Krishna Consciousness & Ecological Awareness

We Must Do Something
May 8, 2007, 7:00 pm
Filed under: Uncategorized

By Adi Radhika Dasi, 2007. May 02.

It is the nature of human being… till it comes to ourselves, we do not care.

Monday morning we returned back to our village; Krishna-valley. We were quite sleepless and tired, we rested and yesterday we went out for a walk, chanting Hare Krishna mantra. We mentioned to each other of the clean air, fresh aromas, sweet chirping of the birds after the city life of Istanbul and we felt very good. We are able to rediscover the values of our environment only when we stay away. We met with neighbours, villagers, chatted long and laughed.

As our steps continued on the way, a kind of sadness wrapped the happiness I had like a heavy mist slowly slowly sitting down in the evening. Since we left to Turkey – nearly two months – there had been no rain. I dont know whether we mentioned or not, but this winter I lived the first winter in my life without snow. Rain was also quite rare. We continued walking. Everywhere my eyes could reach was carrying the serious signs of drought. All the flowers were budded and blossomed from the unusual warm weather, and the leaves were tired and pale looking. Distinct cracks were lying on earth. I thought… we are in the month of May. What will happen in August?

Inspite of this hard climate condition, we cheered up seeing our young trees growing very nicely and we reached the Goshala. When the temperature doesnt drop down enough in winter, the pests and microbes continue living and this causes various environment problems. In the beginning of spring, our cows got cold for a serious period. We lost our Advaita. We continued walking and to the side of Goshala we saw our sweet calves. We watched, caressed and then walked to the garden of cows. I thought… it takes sensitivity to see how the nature is distressed, but an animal’s distress, her face expression is with us. I have never seen our cows this much tired and stressed. The suffering of the mother earth was appearing through their hearts. I felt pain.

Upon returning home in the evening, while I was washing my hands, a terrible feeling of shame covered my heart. Was it me deserving this water, while outside many living entities are in drought? In seconds, I faced with the fact that global warming, climate change, kyoto protocol… – few of the countlessly named condition we have been hearing around us- HAD REALLY COME.

I dont know how I slept… but as I woke up in morning, I turned to my husband and said, “we have to do something.” Water means life. So, how does this water come? From where it comes and gives life?

There is a verse from Bhagavad-gita in my mind;

annad bhavanti bhutani
parjanyad anna-sambhavaha
yajnad bhavati parjanyo
yajnah karma-samudbhavaha
BG 3.14

“All living bodies subsist on food grains, which are produced from rains. Rains are produced by performance of yajna [sacrifice], and yajna is born of prescribed duties.”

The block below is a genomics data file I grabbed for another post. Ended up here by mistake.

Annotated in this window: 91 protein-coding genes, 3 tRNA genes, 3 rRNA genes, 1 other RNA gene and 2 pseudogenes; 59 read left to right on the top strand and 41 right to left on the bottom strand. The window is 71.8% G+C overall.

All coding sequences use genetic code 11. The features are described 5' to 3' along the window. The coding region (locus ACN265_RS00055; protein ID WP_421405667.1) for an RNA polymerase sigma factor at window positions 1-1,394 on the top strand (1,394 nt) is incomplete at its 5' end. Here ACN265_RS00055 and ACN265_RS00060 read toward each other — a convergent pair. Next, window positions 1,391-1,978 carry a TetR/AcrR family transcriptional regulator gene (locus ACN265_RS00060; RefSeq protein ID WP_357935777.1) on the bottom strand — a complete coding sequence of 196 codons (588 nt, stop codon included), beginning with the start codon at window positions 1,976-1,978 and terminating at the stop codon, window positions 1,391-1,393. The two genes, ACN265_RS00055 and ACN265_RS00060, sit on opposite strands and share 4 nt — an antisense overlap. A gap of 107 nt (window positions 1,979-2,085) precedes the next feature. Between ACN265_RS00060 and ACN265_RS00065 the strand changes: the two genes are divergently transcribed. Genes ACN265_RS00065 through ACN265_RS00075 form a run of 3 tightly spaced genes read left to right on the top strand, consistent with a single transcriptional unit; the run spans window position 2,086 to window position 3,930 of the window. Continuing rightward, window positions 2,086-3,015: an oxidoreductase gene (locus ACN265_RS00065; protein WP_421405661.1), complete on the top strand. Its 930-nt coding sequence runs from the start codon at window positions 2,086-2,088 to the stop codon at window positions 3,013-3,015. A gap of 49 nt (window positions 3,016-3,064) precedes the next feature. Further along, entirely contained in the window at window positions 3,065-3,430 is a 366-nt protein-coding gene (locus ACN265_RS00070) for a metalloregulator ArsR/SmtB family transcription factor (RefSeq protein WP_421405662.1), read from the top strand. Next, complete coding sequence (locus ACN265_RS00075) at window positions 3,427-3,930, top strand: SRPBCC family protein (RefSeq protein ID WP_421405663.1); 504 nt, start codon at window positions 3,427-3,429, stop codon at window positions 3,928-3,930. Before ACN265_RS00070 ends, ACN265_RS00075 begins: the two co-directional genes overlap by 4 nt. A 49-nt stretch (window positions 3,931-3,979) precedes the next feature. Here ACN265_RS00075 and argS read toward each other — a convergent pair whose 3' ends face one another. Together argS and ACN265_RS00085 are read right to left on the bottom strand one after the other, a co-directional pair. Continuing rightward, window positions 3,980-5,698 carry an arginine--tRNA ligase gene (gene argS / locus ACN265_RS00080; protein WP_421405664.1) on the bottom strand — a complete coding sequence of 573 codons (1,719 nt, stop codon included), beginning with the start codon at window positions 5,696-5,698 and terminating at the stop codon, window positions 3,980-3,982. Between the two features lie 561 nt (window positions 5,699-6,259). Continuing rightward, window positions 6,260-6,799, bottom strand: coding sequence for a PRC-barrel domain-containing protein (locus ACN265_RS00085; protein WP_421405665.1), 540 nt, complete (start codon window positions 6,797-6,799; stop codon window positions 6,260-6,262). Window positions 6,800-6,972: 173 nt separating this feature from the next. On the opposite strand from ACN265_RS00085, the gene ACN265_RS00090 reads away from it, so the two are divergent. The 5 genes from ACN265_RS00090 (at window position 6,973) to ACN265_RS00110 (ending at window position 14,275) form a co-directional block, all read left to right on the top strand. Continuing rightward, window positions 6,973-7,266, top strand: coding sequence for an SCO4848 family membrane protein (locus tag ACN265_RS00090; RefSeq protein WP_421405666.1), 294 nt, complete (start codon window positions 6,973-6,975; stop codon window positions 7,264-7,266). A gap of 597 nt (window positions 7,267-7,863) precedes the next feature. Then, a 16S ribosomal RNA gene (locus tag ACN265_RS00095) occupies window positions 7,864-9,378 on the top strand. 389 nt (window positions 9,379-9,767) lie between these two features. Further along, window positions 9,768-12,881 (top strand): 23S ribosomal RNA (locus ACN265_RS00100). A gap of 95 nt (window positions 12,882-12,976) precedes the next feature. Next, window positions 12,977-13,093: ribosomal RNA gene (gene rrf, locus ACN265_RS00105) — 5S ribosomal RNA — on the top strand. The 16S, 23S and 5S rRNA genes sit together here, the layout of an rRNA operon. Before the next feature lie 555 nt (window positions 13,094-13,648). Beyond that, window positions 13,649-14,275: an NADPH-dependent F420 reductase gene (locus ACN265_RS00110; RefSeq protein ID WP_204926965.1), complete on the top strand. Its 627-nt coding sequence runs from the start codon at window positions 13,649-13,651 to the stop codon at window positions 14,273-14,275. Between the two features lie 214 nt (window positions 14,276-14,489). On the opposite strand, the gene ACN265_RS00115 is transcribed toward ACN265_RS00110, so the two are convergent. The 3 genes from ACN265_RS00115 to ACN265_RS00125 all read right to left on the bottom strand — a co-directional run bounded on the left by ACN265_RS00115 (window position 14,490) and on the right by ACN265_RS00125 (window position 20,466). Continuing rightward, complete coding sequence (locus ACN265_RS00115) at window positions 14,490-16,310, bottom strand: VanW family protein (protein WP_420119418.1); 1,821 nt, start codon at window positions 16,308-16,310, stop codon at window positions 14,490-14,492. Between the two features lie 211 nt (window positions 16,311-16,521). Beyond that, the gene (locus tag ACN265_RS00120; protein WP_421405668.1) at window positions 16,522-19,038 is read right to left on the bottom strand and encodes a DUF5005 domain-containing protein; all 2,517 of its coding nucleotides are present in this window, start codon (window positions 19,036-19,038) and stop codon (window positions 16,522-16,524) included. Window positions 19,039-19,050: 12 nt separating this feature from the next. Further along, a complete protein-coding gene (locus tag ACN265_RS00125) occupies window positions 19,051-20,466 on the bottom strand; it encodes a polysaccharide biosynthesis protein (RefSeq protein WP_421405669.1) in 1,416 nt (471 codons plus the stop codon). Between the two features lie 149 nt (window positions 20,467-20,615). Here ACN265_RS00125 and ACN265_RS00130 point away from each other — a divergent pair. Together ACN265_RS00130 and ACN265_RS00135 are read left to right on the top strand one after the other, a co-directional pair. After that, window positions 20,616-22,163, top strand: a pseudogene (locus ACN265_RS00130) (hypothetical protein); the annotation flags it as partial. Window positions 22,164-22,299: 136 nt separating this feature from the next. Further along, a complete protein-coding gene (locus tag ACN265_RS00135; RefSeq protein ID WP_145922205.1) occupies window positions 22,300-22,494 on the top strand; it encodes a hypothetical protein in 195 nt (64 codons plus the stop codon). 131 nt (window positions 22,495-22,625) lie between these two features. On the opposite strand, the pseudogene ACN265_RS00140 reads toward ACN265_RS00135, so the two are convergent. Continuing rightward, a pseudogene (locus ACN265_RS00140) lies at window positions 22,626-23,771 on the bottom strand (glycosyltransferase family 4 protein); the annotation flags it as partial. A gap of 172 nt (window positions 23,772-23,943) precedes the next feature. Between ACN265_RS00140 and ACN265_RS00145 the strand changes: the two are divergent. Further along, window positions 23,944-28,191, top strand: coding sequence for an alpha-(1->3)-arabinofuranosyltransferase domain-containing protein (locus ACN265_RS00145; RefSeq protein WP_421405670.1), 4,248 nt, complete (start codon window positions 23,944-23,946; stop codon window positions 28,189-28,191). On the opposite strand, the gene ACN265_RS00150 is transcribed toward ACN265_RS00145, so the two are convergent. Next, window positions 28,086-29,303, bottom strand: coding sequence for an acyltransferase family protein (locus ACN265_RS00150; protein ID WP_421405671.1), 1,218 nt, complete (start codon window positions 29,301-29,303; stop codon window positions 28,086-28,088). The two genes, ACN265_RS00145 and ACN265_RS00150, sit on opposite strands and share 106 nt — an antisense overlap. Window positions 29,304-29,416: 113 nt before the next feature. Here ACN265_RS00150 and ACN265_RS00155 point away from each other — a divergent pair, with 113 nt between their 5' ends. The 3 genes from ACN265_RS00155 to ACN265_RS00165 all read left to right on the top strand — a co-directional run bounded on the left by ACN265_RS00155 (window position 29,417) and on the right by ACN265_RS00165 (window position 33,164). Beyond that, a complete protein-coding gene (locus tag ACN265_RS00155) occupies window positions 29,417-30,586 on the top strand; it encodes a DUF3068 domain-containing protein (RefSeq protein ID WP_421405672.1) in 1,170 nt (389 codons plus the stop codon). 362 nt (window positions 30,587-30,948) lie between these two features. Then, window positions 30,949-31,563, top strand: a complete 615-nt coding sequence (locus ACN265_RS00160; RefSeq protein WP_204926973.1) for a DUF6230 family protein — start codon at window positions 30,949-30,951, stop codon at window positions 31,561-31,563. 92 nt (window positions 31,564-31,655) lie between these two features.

Purport by Srila Prabhupada:
Food grains or vegetables are factually eatables. The human being eats different kinds of food grains, vegetables, fruits, etc., and the animals eat the refuse of the food grains and vegetables, grass, plants, etc. Human beings who are accustomed to eating meat and flesh must also depend on the production of vegetation in order to eat the animals. Therefore, ultimately, we have to depend on the production of the field and not on the production of big factories. The field production is due to sufficient rain from the sky, and such rains are controlled by demigods like Indra, sun, moon, etc., and they are all servants of the Lord. The Lord can be satisfied by sacrifices; therefore, one who cannot perform them will find himself in scarcity—that is the law of nature. Yajna, specifically the sankirtana-yajna prescribed for this age, must therefore be performed to save us at least from scarcity of food supply.

And in Bhagavad-gita 9.19, Krishna says; “O Arjuna, I give heat, and I withhold and send forth the rain.”

I am thoughtfull… surely, we deserved this situation and we deserved even much more. We exploited the nature recklessly and we never even questioned, how, why and who is giving us this opulence? Have we ever become grateful to the rain, fruit and the earth? We are eating what we sow.

In such extreme conditions, some of us blame God, telling He is bad, or even He does not exist. However, the first step of spiritual life is humbleness. It continuously fills our hearts with joy however hard the conditions are. In Vaisnava culture this is described as being lower then a blade of grass.

I am happy, Krishna is giving us this big opportunity. Now it is time to really be conscious every moment, to be heartily grateful and to develop our humbleness. Lets do sankirtana; lets remember Him, lets gather together and chant His holy names.

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